As mentioned above, the gameplay is as minimalistic as the rest of the game. You control a few different moving rectangles, each of which can jump different heights, as well as potentially provide a couple other abilities. The goal of each level is to get each rectangle to its predefined place. Usually this involves using them to help each other over steps, across bodies of water, and through other obstacles. Sometimes, only certain rectangles can hit certain switches. Overall, however, the gameplay is almost as simple as it can be: at any given time, you have only three dimensions of control (direction of your current rectangle, whether or not to jump, and whether to switch).

Simple gameplay isn’t a bad thing; in fact, it’s desirable. Simple mechanics allow for a very low learning curve, quick mastery of the control scheme, and quicker engagement with the underlying game content. The reason why many games are not simple, however, is because it is difficult to create complex, engaging content with only a simple control scheme. That is exactly the trouble with Thomas Was Alone: the content is never more complex than the controls.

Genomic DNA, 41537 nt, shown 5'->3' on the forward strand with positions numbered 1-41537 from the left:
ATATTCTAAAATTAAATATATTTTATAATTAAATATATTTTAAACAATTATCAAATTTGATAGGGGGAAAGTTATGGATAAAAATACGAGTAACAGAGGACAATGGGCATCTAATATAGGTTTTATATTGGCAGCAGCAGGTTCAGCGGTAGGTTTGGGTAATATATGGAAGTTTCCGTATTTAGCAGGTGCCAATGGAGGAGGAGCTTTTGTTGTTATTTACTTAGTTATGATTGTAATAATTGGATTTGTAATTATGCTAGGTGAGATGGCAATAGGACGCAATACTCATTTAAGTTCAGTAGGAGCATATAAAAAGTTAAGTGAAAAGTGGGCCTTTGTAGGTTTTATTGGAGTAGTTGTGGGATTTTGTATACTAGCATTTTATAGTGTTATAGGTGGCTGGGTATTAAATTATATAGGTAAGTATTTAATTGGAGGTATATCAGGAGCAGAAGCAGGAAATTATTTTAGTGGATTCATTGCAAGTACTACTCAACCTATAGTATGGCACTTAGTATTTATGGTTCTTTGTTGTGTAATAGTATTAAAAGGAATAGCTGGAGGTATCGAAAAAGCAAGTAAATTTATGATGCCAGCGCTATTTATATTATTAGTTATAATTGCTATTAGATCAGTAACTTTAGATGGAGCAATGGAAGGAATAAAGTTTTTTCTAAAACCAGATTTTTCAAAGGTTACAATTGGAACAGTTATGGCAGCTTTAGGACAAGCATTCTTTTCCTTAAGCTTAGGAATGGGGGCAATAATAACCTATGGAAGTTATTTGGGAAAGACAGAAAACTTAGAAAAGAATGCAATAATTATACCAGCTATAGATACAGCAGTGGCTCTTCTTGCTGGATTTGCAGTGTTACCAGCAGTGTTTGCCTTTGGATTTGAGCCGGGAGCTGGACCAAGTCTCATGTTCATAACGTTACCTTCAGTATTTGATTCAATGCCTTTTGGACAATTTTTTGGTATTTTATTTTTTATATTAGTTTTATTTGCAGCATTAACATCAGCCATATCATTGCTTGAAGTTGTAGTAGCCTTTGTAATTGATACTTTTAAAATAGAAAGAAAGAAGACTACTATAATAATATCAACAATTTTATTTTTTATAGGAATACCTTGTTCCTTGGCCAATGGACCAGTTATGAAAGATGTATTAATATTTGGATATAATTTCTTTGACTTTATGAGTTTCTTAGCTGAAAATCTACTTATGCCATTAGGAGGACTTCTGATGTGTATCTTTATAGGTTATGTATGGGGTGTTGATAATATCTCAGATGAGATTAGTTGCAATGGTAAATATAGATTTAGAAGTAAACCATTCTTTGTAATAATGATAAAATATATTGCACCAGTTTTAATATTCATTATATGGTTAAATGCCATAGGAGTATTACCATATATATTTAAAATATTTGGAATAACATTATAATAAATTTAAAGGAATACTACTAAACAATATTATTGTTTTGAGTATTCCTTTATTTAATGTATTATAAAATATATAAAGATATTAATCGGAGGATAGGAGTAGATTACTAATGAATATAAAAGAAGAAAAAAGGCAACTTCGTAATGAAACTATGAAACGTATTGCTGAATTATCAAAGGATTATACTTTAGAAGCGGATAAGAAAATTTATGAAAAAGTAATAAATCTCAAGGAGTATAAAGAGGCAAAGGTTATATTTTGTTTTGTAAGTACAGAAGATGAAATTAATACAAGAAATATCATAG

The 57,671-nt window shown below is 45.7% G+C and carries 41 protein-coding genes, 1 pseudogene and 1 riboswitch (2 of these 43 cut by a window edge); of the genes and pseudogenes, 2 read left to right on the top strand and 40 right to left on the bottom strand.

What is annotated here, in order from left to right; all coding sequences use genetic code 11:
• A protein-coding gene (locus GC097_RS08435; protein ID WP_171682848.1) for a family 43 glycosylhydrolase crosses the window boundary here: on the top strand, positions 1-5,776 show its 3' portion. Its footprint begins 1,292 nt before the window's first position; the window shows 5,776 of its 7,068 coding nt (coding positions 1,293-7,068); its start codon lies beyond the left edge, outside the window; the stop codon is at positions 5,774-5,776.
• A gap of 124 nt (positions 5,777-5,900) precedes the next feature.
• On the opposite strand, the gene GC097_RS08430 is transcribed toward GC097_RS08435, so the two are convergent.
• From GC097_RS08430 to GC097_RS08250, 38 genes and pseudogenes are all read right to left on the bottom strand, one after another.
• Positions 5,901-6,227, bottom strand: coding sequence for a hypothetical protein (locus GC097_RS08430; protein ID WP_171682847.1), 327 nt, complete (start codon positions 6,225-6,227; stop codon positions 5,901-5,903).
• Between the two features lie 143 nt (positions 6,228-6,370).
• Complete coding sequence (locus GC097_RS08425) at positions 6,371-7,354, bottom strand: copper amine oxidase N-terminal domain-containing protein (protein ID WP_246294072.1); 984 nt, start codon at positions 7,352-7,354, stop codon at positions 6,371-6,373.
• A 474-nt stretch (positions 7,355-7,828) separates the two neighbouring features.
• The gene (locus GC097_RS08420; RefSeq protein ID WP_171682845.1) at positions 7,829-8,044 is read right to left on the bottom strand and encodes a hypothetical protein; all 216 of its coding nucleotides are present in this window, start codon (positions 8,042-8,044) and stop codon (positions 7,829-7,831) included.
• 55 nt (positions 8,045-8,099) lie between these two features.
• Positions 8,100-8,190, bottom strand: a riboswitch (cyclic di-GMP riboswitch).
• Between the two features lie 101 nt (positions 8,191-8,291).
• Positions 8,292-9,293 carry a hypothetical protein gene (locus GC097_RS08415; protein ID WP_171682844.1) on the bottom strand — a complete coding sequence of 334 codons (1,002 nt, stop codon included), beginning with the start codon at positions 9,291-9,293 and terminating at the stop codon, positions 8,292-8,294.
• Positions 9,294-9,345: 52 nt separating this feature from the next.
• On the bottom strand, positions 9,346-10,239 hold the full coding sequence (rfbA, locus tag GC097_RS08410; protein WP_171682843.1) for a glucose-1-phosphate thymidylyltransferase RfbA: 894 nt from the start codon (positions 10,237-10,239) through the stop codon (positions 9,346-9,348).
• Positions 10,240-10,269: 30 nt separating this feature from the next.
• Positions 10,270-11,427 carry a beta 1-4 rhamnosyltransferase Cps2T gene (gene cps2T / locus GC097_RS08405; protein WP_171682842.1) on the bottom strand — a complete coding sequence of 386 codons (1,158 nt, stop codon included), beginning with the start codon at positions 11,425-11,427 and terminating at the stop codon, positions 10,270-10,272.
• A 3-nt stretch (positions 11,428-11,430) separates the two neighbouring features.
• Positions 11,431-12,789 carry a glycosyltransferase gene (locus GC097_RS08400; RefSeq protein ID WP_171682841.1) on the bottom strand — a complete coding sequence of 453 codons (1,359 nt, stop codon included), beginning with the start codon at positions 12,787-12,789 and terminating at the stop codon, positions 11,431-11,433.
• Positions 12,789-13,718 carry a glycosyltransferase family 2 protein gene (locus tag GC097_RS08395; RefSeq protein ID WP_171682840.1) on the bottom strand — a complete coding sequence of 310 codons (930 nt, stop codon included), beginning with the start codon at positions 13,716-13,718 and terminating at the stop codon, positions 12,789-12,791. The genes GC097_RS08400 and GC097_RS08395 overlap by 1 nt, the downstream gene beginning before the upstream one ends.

Puzzle games – and I would consider Thomas Was Alone to be a puzzle-platformer – typically involve three stages of puzzle completion: figuring out what to do, figuring out how to do it, and then actually doing it. To take Portal as an example, the first step is to figure out what the objective of the level is, such as getting a cube onto a certain switch or getting to a certain platform. The next step is figuring out how to actually accomplish that goal. The third step is actually doing it. In my opinion, the best puzzle games are the ones where the middle phase is the most difficult, but certainly at least one of those phases ought to be challenging.

In Thomas Was Alone, however, none of those phases are challenging. Figuring out what to do is easy (as it should be) because the goal is immediately outlined for you. Figuring out how to do it, however, is almost always very easy as well. The game uses relatively few combinations of mechanics, such as climbing over rectangles to get to higher heights or using one rectangle to transport others, and as such upon starting a level it is abundantly clear what has to be done. The execution is never difficult, either, but it is often very time consuming. Some of the rectangles move very slowly or do not jump very high, meaning that to complete the level, you must methodically stack them up to get them over obstacles or across chasms. There is never a question as to whether you are doing it right, and there is rarely even a question as to whether you will succeed; it’s just a matter of putting in the time to do so. The time, however, is often far too long given how simple and plodding the task itself is.